We recently discussed some curiosities in the data from the IceCube neutrino detector. This is a follow up Particle Bite on some of the sugary nomenclature IceCube uses to characterize some of its events.
As we explained previously, IceCube is a gigantic ultra-high energy cosmic neutrino detector in Antarctica. These neutrinos have energies between 10-100 times higher than the protons colliding at the Large Hadron Collider, and their origin and nature are largely a mystery. One thing that IceCube can tell us about these neutrinos is their flavor composition; see e.g. this post for a crash course in neutrino flavor.
When neutrinos interact with ambient nuclei through a W boson (charged current interactions), the following types of events might be seen:
I refer you to this series of posts for a gentle introduction to the Feynman diagrams above. The key is that the high energy neutrino interacts with an nucleus, breaking it apart (the remnants are called X above) and ejecting a high energy charged lepton which can be used to identify the flavor of the neutrino.
- Muons travel a long distance and leave behind a trail of Cerenkov radiation called a track.
- Electrons don’t travel as far and deposit all of their energy into a shower. These are also sometimes called cascades because of the chain of particles produced in the ‘bang’.
- Taus typically leave a more dramatic signal, a double bang, when the tau is formed and then subsequently decays into more hadrons (X’ above).
In fact, the tau events can be further classified depending on how this ‘double bang’ is resolved—and it seems like someone was playing a popular candy-themed mobile game when naming these:
In this figure from the TeVPA 2 conference proceedings, we find some silly classifications of what tau events look like according to their energy:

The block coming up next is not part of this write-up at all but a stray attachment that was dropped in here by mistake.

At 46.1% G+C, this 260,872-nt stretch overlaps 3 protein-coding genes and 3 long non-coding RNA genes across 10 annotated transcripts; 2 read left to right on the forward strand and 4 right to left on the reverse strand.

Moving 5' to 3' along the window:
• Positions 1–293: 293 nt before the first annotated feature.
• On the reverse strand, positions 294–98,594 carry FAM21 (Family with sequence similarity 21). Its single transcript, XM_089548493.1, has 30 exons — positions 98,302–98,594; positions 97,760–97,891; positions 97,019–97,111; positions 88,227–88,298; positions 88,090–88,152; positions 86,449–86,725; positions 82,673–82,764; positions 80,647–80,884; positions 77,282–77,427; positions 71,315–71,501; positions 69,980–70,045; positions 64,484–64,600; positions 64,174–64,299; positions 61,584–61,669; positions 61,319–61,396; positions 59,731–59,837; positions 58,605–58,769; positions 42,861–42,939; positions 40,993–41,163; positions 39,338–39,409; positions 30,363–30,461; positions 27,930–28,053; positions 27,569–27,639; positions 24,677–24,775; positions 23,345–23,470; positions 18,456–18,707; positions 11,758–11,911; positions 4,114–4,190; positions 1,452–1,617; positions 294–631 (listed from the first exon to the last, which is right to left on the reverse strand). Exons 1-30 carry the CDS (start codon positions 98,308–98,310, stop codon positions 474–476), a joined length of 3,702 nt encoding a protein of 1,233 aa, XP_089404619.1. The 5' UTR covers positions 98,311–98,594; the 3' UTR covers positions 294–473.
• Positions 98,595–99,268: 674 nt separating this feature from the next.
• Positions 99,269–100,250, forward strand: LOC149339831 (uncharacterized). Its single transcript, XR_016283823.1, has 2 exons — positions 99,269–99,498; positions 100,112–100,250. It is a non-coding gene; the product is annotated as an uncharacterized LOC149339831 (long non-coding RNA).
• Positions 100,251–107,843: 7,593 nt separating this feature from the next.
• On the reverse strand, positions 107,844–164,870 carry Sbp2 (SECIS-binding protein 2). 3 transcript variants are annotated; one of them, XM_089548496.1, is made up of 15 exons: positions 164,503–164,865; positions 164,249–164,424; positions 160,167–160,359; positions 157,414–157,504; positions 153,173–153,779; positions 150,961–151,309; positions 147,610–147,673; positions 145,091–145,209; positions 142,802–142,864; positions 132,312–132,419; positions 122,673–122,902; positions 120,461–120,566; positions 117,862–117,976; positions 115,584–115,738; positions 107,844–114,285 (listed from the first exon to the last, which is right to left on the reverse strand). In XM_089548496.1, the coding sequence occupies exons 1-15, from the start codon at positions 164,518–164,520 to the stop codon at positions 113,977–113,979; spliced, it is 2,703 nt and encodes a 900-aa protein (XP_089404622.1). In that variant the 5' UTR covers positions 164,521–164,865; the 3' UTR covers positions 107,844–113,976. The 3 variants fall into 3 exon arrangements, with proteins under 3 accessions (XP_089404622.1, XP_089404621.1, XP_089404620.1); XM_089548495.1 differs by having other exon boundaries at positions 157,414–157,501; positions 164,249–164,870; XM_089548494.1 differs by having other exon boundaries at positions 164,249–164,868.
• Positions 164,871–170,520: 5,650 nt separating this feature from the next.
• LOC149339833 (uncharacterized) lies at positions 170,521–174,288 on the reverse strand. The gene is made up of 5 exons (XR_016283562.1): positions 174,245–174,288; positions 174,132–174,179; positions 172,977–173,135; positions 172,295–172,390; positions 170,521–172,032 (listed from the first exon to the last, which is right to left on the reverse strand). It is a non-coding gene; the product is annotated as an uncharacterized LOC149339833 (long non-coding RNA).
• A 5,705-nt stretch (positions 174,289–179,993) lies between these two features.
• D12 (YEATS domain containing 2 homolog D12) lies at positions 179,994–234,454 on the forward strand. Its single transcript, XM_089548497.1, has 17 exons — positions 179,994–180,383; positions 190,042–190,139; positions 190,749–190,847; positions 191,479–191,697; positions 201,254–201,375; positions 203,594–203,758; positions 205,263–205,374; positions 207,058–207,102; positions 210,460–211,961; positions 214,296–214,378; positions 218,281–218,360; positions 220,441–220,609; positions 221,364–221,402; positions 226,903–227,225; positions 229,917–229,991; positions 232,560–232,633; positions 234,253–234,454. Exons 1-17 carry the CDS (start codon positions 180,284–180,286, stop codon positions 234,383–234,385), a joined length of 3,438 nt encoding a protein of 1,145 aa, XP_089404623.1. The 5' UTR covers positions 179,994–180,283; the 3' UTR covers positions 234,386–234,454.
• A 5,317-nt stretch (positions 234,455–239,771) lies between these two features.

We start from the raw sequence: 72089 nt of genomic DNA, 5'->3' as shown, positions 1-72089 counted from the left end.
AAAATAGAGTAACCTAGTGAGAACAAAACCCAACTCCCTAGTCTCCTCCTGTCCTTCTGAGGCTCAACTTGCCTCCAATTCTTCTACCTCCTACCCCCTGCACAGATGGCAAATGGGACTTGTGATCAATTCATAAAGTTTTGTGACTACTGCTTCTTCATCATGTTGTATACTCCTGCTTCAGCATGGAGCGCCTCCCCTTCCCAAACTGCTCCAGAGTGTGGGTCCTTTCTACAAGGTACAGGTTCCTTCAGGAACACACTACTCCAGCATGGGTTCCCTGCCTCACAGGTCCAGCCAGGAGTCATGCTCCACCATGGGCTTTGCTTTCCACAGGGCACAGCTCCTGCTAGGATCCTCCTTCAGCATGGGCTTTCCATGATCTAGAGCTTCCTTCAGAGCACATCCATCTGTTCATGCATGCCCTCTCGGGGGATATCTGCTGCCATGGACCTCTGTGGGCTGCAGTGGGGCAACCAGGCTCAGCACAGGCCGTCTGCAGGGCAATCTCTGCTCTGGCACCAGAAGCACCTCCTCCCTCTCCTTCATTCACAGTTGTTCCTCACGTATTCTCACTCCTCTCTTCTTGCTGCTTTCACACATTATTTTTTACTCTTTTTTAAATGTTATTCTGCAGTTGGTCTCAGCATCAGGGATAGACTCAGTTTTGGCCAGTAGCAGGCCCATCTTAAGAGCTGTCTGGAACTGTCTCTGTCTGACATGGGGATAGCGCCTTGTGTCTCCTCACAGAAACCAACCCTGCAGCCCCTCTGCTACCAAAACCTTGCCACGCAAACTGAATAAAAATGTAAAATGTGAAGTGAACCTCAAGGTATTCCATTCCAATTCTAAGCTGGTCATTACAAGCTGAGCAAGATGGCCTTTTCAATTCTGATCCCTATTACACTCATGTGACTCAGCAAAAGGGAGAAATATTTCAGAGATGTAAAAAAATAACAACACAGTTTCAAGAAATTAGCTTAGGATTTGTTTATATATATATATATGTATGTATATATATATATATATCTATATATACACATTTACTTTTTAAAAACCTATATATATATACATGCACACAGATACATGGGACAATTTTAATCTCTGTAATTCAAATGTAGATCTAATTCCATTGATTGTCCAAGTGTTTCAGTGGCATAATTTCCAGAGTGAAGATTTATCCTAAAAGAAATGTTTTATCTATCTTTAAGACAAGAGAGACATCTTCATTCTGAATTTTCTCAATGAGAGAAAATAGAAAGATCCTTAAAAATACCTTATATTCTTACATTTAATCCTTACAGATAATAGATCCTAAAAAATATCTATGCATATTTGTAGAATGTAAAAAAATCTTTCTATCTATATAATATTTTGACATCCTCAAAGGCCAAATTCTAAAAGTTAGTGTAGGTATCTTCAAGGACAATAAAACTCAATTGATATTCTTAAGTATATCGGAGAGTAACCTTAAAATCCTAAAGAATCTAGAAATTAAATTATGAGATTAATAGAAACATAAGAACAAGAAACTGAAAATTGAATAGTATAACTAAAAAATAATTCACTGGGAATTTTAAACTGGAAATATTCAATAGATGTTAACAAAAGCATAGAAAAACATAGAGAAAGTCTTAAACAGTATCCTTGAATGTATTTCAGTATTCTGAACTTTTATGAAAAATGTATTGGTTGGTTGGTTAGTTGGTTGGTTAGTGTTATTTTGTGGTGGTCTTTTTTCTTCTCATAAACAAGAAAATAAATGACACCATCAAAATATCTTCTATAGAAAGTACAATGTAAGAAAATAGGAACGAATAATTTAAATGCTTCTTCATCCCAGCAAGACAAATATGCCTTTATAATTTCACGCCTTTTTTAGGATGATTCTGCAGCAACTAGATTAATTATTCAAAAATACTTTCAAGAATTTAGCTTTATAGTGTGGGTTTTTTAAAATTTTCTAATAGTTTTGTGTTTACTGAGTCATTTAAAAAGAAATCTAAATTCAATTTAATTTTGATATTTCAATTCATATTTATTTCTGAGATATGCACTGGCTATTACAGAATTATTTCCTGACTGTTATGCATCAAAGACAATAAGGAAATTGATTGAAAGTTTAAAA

- Lollipop: The tau is produced outside the detector so that the first ‘bang’ isn’t seen. Instead, there’s a visible track that leads to the second (observable) bang. The track is the stick and the bang is the lollipop head.
- Inverted lollipop: Similar to the lollipop, except now the first ‘bang’ is seen in the detector but the second ‘bang’ occurs outside the detector and is not observed.
- Sugardaddy: The tau is produced outside the detector but decays into a muon inside the detector. This looks almost like a muon track except that the tau produces less Cerenkov light so that one can identify the point where the tau decays into a muon.
- Double pulse: While this isn’t candy-themed, it’s still very interesting. This is a double bang where the two bangs can’t be distinguished spatially. However, since one bang occurs slightly after the other, one can distinguish them in the time: it’s a “double bang” in time rather than space.
- Tautsie pop: This is a low energy version of the sugardaddy where the shower-to-track energy is used to discriminate against background.
While the names may be silly, counting these types of events in IceCube is one of the exciting frontiers of flavor physics. And while we might be forgiven for thinking that neutrino physics is all about measuring very `small’ things—let me share the following graphic from Francis Halzen’s recent talk at the AMS Days workshop at CERN, overlaying one of the shower events over Madison, Wisconsin to give a sense of scale: